For decades, recipients of liver transplants have been inexplicably vulnerable to MRSA infection after their lifesaving surgeries, but the molecular mechanisms underlying that risk had remained stubbornly mystifying, at least until now.
In the hunt for a culprit at the core of a nagging—and sometimes deadly—susceptibility, a multidisciplinary team of physicians, surgeons and scientists in China and the United States zeroed in on an answer. Their finding holds implications globally because the MRSA risk has been documented among liver transplant patients worldwide.
Patients who receive organ transplants of all kinds must take immune-suppressing drugs to prevent rejection, treatments that also leaves them vulnerable to infections. But as doctors and scientists searched for an answer to a full-blown medical mystery, they soon discovered that taking immune-suppressing medications didn’t fully explain the worldwide susceptibility to MRSA infections in liver transplant patients. That conclusion seemed to defy logic.
MRSA is one of the world’s biggest drug resistance threats, a bacterial species capable of thwarting multiple antibiotics. Additionally, MRSA—methicillin-resistant Staphylococcus aureus—is a noteworthy cause of nosocomial infections, frequently afflicting patients in hospital settings around the globe.
Yet, the problem among liver transplant patients stood out as especially vexing. About 23% of liver transplant patients develop MRSA infections, according to the World Health Organization. And among these patients an estimated 21% perish within 30 days after transplantation. The reason? MRSA.
Dr. Hao Li from the department of general surgery at Shanghai General Hospital and a team of U.S. investigators found that the problem isn’t the result of something that is biologically amiss among transplant recipients. Li and colleagues discovered that the problem exists in the “healthy livers” from donors. Some donor organs invariably—surprisingly—are low in the expression of a gene that leads to the production of a specific protein and the paucity of that protein explains the increased susceptibility to MRSA infection after transplant, Li and colleagues say.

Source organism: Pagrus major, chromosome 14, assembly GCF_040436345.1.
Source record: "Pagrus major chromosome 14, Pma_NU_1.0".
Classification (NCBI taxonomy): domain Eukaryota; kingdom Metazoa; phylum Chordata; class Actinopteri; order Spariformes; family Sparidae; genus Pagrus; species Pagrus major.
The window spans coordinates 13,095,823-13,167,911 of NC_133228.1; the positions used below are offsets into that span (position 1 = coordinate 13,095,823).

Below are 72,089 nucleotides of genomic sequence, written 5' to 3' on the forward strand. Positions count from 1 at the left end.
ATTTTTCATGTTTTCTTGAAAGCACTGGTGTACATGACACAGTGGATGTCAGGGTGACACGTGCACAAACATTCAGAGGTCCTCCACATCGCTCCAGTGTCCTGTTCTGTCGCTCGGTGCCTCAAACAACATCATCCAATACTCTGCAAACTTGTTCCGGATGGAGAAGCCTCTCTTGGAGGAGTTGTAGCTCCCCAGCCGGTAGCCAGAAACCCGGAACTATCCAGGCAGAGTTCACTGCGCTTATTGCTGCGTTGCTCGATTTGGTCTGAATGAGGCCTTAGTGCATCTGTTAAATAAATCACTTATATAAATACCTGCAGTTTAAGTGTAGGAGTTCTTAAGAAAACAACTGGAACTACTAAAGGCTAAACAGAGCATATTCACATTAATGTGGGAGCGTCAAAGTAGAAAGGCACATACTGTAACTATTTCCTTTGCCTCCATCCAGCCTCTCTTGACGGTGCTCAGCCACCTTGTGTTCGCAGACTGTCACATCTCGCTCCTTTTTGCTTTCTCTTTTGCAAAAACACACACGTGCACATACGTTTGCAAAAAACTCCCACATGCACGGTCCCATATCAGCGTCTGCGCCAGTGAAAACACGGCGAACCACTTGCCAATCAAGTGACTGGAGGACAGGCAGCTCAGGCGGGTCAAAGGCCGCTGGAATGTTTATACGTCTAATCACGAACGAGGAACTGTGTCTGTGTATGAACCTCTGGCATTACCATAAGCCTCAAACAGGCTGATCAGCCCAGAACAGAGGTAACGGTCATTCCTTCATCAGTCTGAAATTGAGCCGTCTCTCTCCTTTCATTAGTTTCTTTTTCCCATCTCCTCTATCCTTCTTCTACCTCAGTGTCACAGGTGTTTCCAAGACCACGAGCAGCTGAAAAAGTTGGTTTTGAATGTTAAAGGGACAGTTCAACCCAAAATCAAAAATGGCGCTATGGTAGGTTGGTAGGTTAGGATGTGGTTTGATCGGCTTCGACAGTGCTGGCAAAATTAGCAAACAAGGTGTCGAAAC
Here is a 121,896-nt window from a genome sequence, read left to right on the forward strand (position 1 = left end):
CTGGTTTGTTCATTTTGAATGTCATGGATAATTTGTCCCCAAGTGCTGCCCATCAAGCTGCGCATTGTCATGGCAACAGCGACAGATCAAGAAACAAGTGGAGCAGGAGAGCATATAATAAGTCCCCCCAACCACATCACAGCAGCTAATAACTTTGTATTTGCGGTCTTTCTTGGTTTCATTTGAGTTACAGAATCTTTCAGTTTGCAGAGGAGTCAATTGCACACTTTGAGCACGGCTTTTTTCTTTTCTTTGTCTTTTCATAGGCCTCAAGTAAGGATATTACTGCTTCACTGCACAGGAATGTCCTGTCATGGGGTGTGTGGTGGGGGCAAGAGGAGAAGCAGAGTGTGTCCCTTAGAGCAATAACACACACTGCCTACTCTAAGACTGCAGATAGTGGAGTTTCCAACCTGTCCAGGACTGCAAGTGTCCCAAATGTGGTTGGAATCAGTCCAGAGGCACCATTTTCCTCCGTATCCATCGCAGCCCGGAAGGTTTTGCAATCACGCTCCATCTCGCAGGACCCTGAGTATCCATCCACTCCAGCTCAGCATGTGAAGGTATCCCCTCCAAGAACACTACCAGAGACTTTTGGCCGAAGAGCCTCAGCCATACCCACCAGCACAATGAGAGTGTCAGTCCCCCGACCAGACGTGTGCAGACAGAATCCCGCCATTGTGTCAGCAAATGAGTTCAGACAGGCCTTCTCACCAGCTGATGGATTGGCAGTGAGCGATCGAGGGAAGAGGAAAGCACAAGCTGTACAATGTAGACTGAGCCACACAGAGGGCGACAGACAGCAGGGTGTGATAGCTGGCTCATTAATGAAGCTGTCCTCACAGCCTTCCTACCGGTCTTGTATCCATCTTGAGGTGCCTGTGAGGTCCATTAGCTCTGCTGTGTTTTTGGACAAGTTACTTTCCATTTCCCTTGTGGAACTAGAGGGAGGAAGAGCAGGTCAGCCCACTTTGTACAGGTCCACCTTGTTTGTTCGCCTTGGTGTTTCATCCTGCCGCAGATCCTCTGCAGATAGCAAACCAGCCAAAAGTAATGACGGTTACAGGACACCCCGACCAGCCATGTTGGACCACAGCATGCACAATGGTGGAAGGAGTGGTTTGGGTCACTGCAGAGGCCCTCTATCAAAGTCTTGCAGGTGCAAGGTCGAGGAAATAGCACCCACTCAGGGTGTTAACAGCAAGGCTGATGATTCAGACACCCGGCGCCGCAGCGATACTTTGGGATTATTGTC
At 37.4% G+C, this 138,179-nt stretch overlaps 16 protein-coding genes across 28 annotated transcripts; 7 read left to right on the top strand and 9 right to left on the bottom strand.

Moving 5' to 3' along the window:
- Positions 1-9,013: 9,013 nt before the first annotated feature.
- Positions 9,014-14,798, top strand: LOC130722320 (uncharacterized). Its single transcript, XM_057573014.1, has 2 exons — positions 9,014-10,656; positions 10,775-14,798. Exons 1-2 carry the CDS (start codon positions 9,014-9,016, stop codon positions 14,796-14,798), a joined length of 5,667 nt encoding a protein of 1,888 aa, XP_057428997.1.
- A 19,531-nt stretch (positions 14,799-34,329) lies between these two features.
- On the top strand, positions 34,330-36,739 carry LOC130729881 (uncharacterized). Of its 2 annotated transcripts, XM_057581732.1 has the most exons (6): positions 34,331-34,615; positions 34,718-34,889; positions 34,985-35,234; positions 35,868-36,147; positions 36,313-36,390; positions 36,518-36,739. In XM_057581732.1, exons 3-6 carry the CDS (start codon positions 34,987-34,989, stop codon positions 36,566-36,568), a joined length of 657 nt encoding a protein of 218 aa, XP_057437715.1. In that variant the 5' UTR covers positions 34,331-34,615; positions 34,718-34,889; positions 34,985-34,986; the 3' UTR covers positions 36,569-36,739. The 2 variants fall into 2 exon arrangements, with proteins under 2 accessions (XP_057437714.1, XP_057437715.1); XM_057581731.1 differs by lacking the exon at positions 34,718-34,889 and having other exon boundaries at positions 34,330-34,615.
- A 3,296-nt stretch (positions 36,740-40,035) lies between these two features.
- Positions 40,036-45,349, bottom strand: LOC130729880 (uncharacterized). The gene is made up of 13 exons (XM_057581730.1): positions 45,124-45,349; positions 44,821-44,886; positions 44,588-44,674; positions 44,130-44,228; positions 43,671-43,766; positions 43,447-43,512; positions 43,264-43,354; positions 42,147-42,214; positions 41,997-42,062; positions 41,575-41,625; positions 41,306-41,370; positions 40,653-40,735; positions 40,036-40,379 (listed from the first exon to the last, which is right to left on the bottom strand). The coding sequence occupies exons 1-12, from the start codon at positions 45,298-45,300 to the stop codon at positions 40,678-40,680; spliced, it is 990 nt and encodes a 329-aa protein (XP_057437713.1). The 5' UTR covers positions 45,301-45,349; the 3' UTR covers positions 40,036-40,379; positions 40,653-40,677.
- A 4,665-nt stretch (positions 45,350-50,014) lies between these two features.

“We found that genetic predisposition to low pannexin 1 expression in donor livers was associated with MRSA infection in human liver transplantation recipients,” asserted Li, whose report on the finding is published in Science Translational Medicine.
The Pannexin-1 gene, also known by the shorthand, PANX1, leads to the production of the PANX1 channel protein ubiquitously present in many mammalian tissues. PANX1 was first described in 2000 as part of a family of integral membrane proteins. In addition to PANX1, there are two others: PANX2 and PANX3.
While PANX1 is largely involved in releasing energy to tissues in the form of adenosine triphophate—ATP—it has many other roles, according to research by Dr. Silvia Penuela and colleagues at the University of Western Ontario. They describe PANX1 as having a sweeping array of functions and particularly cite it for its key role in the release of “find-me” signals for apoptotic—dead cell—clearance.
Additionally, Penuela and her collaborators underscore that PANX1’s functions are diverse. The channel protein is linked with the propagation of calcium waves in the regulation of vascular tone and also is involved in mucociliary clearance of debris from the lungs. The protein apparently plays a role in taste-bud function and has been shown to act as a tumor suppressor in the brain cancers known as gliomas.
PANX1 channels, nevertheless, can be detrimental, according to Penuela, noting they contribute to cell death and seizures under ischemic or epileptic conditions and even facilitate HIV-1 viral infection. Given the dark side of this channel protein, it comes as no surprise that PANX1 might be a suspect in the unexplained MRSA susceptibility following liver transplantation.
For Li and a large team of researchers throughout Shanghai, as well as Louisiana, Michigan and Pennsylvania, arriving at an explanation for MRSA vulnerability was part laboratory science, part surgical experience and part infectious disease sleuthing. On the whole, the research helped explain why MRSA infections seemed disproportionately to impact liver transplant recipients.
To understand why, the investigators analyzed gene expression patterns in 64 samples from transplant donor livers. They discovered that patients who received livers with low activity of the PANX1 gene were at higher risk of developing MRSA infections.
Experiments involving PANX1 and Il-33-knockout mice (bred as models for liver transplantation studies) revealed that a lack of the PANX1 protein in donor livers stunted the release of the immune-stimulating molecule interleukin-33 (IL-33). This, in turn, lowered the recruitment of immune cells and left the mice vulnerable to colonization by MRSA.
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